-- When Laura Jordan began dating her husband-to-be Jack, she admits knowing it would be slightly different than an average relationship.
"We first met in 2004," Jordan, 24, of Paignton, England, told ABC News. "We actually went to the same school together. "We lost contact and I remember when I saw him after so long I said, 'Oh my, he's blossomed.'"
"I just fell in love with him. We've been engaged since January the 12th of this year," she said.
"I knew he wasn't very well, but when we first got together he was in remission, so he was cancer free for 9 months," Laura said. "He was very protective and he said he didn’t want me to get hurt in case something happened."
"Unfortunately it did come back but I kept my promise that I wouldn’t leave his side. I suppose that’s what love does to you. You just don’t care when you know he's the one," she said.
Two weeks ago, Jack called Laura with some heartbreaking news.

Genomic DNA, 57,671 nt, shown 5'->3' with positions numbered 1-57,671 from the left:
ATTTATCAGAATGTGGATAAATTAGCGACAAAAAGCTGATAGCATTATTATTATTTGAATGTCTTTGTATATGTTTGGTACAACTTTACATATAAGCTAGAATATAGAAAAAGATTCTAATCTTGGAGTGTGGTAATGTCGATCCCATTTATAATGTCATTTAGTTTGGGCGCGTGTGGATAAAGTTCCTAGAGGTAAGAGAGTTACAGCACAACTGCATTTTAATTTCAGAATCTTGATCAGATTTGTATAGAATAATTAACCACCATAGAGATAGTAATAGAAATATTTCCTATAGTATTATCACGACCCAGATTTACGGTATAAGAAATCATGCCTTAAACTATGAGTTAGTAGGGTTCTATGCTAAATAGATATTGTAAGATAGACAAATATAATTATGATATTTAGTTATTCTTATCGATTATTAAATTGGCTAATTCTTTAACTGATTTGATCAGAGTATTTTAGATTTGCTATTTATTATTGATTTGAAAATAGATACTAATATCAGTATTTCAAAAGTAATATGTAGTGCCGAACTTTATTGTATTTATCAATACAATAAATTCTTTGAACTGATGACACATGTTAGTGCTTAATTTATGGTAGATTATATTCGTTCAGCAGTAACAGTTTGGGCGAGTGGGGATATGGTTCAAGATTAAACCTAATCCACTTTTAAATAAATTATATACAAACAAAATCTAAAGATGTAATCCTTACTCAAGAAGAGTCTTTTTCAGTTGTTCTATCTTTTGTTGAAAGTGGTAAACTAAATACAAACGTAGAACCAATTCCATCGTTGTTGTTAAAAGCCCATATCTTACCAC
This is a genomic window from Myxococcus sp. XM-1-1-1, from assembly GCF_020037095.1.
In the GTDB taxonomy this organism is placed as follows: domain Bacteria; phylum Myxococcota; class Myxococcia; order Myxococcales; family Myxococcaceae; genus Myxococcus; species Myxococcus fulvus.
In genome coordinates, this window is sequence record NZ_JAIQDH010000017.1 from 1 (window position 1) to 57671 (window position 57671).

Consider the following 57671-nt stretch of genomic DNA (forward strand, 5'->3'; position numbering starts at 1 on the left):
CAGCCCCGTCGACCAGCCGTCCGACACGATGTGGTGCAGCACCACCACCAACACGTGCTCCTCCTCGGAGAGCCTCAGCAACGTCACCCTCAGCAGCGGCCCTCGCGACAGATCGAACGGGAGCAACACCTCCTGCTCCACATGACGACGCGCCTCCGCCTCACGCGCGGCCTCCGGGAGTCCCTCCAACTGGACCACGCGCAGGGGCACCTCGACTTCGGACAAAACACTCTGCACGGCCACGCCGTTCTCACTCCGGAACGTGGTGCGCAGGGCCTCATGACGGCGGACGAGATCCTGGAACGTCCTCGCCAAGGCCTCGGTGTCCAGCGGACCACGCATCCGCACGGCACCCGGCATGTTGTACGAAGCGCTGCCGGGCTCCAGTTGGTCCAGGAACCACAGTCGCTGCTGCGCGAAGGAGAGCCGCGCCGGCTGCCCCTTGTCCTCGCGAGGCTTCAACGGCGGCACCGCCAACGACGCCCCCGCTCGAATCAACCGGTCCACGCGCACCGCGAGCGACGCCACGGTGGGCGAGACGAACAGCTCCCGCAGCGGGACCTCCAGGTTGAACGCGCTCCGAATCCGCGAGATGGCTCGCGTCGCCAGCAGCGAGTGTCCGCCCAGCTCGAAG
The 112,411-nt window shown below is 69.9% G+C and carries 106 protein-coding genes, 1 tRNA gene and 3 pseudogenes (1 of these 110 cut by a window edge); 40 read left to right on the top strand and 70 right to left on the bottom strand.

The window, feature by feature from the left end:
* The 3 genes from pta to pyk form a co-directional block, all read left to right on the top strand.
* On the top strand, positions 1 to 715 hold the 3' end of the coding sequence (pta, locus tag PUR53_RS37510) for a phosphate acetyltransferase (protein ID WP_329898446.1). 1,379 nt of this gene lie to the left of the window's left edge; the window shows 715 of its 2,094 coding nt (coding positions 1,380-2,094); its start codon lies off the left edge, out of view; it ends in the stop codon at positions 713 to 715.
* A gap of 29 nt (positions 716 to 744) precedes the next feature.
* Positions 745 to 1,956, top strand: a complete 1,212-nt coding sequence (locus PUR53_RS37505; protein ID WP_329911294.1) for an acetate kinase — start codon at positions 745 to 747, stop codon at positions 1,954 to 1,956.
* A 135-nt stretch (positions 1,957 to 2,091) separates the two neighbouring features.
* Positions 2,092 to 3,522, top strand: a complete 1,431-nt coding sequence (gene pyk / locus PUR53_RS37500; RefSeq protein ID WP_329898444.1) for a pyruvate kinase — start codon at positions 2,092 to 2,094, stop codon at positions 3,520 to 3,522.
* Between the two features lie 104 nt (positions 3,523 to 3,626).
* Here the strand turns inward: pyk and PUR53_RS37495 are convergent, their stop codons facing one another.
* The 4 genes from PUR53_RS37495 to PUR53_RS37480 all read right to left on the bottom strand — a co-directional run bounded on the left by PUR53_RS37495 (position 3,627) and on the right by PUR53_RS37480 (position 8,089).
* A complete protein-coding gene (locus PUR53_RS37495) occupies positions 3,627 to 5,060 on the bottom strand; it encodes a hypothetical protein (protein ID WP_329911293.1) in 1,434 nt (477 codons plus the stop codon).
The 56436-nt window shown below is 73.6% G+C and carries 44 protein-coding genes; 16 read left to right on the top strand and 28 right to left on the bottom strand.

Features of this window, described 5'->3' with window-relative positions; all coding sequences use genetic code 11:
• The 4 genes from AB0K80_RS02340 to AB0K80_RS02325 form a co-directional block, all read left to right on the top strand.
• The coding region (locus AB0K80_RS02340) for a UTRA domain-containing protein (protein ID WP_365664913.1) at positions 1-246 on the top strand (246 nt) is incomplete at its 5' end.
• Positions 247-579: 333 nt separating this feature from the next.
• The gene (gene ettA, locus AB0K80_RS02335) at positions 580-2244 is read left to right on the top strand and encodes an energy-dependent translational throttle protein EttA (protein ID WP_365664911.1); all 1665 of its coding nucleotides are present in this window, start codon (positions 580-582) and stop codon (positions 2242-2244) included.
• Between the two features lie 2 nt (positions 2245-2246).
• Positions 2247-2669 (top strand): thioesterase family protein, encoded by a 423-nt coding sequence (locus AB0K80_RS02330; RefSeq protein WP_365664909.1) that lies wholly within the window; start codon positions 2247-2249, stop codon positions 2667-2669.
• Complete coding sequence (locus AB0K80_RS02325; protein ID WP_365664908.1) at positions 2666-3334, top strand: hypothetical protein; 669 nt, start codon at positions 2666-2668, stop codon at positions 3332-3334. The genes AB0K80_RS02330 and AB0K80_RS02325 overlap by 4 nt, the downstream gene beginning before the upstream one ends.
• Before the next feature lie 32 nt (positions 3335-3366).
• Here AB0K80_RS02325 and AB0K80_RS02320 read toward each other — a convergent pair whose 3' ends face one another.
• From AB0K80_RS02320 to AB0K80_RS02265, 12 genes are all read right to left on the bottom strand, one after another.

"He phoned me and asked if I could come out to the hospital," Laura said. “His dad was by his bed and quite teary eyed. Jack said to me, 'I'm so sorry, nothing works. The leukemia, there's 30 percent of it in my bones.' That’s when he said, 'I'm going to die.'"
"I didn't even cry. I was just such shock," Laura recalled. "I woke up fine and then I'm told my other half was going to die."
Since doctors informed Jack that he had just a few weeks left to live, the two decided they'd tie the knot six days later.
The wedding took place April 16 in the chapel at Torbay Hospital, where Jack is currently a patient.
The two married in front of 150 guests, including Laura's 2-year-old daughter Lilly, from a previous relationship.
Laura even surprised her new husband in a traditional wedding gown.
"Jack didn’t think I could get one in such short notice," she said. "He thought I'd wear a suit or something, but my mom is an assistant at a wedding dress shop so it was all really meant to be. It was everything we ever wanted."
"Jack's such a gentleman, he should’ve been around in the 50's," Laura said with a laugh. "He opens doors for me, he's just a gift. I know that I'll never get another Jack."
In light of Jack's terminal diagnosis, Laura said she hopes the couple's story can inspire others to recognize what she feels is truly important in life.
"I want people to take away from our story that life is way too short. Doing the dishes, complaining about the unpaid bills -- that’s not real life," she said.
"I always say to people, 'Hold hands, not phones. Hug your loved ones,'" she said. "Time is something you'll never get back. Now, Jack and I can rest easy knowing we never wasted a minute."